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>> special agent, i wanted to start with you because the documentary we're using is something that came about from the fbi and dea. that's really -- i've never seen anything like it. >> yeah, it's a wonderful collaboration. that is a really effective 45-minute documentary that really focuses on the prescription, opioid, and -- prescription-drug abuse and opioid abuse in america through the eyes of the individuals and families that have been affected by it. >> it's really powerful. >> it is powerful. >> thank you for being a part of that. we had talked by phone earlier with your department about the number of deaths that you had investigated in sacramento involving fentanyl. >> absolutely. about 11 months ago, in march and april of 2016, there was a rash of overdoses. over 50 -- 56 in the greater sacramento region. what we found through our investigation was that counterfeit prescription pills had been made, and these prescription pills were made to look like hydrocodone pills.
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they were being sold on the street, and these pills actually contained fentanyl, which is a opioid compound. now, fentanyl is extremely powerful. it's 25 to 50 times more powerful than heroin. so, these folks were buying what they thought was a legitimate hydrocodone pill on the black market, yet they were buying a pill that contained fentanyl. >> and it killed them. >> and we had 15 people die of overdoses. >> wow. well, lieutenant simmons, you have the unique perspective from being a pharmacy technician turned police officer. now you're training other officers and district attorneys how to recognize the dangers from prescription-drug abuse. can you give us -- what did you see before and now? >> so, working in the pharmacy as a pharmacy technician, in the profession, you saw a lot of individuals who were most likely addicted to the opiate-based drugs, who were doctor-shopping or pharmacy-shopping or altering
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prescriptions and trying to find other illicit ways to get their hands on more of the opiate drug or amphetamine drug that they were addicted to. and now in law enforcement, you see those people out on the street, whether they just purchased something illicitly or whether they're trying to sell something illicitly, and we're contacting them there. >> but when you had officers originally when you started, the officers didn't really know what to do when they would see these baggies of stuff. >> right, they would encounter people that would just say, "this is my medication," and without any knowledge of what that is and idea of how to move forward with it, they would say, "okay," give it right back to them, and carry on with whatever they thought, you know, their investigation was gonna lead them to and, really, not much was done. >> but you've now trained hundreds of officers. >> hundreds, yes. >> and so, have you noticed a difference yet? >> i have. particularly in the city of richmond, our officers are well-trained, and they are actually looking for those things with citizens and their contacts and when they're in the homes, making sure that things are on the up-and-up.
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and then working with other people, other law-enforcement agencies, to include the dea. all over northern california, there really has been a difference. >> special agent martin, when your folks go and they go to these areas where they confiscate this material, i've seen pictures of them in full hazmat gear. it's dangerous work. >> it is, and it's a concern for law enforcement and first responders. fentanyl is so highly potent, and it can be absorbed through the skin or through the eye ducts, so we take great precautions to not only protect ourselves, but protect the public 'cause sometimes these counterfeit-pill operations will be in someone's apartment or in someone's house, and so we want to make sure that we're protecting ourselves with these suits, but also making sure that we properly clean the area from hazmat and remediate the site. >> we talked some numbers. 91 people dying every day and more than 50,000 people -- the numbers are staggering. can you put that in context? >> absolutely.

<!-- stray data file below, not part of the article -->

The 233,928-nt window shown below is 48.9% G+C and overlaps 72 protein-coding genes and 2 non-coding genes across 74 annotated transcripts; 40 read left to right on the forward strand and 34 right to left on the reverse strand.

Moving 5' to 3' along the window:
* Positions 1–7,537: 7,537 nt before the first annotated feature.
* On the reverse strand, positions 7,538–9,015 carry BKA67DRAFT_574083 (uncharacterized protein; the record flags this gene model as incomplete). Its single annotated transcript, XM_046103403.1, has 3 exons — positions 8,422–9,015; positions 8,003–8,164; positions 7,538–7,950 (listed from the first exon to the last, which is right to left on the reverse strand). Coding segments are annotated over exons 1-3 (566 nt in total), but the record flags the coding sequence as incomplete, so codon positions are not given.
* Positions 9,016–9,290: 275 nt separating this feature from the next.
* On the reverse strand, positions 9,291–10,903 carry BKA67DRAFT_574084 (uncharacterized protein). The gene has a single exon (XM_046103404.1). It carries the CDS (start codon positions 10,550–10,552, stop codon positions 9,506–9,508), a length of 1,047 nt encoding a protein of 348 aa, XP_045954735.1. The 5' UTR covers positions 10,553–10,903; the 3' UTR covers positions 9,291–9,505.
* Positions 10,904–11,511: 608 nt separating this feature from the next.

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you know, last year, 52,000 people died of an opioid overdose. to put that into context -- i'm a san francisco giants fan -- just down the street here, we have at&t park. so, at&t park holds roughly 42,000 people. so, add another 10,000 people on top of that, and that's how many people died last year of drug abuse, 33,000 of those from opioids. >> i don't think people realize just how dangerous prescription drugs, that they -- they think they're benign because it's a prescription drug. but we talked earlier about it. it's in your medicine cabinet. >> mm-hmm. >> so, how do we dispose of those, or how do we -- how can we be safer? >> so, there are a lot of ways to actually safely dispose of those drugs, and i highly encourage you to do it. most police departments, or a lot of police departments will have drug drop boxes right in their lobby. i know the richmond police department does. and then, several times a year, the dea sponsors a national drug take-back day, where all over the country, and all over
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california specifically, there are pick-up and drop-off locations where they can dispose of those safely. just don't throw them down the drain. don't throw them in the garbage. that's not the place to do it. contact your local law-enforcement agency, and they can hopefully point you in the right direction. >> all right, we have about 10 seconds left. final thought from you, sir? >> well, just with the prescription drugs and opioids, just be careful. if you're buying something on the street, it could be dangerous and potentially deadly. >> all right, gentlemen, thank you very much. thank you for the work you're doing, too. and when we come back, you're going to learn why opioids are so addictive and how they can actually change the chemistry of the brain. stay with us. we'll be right back.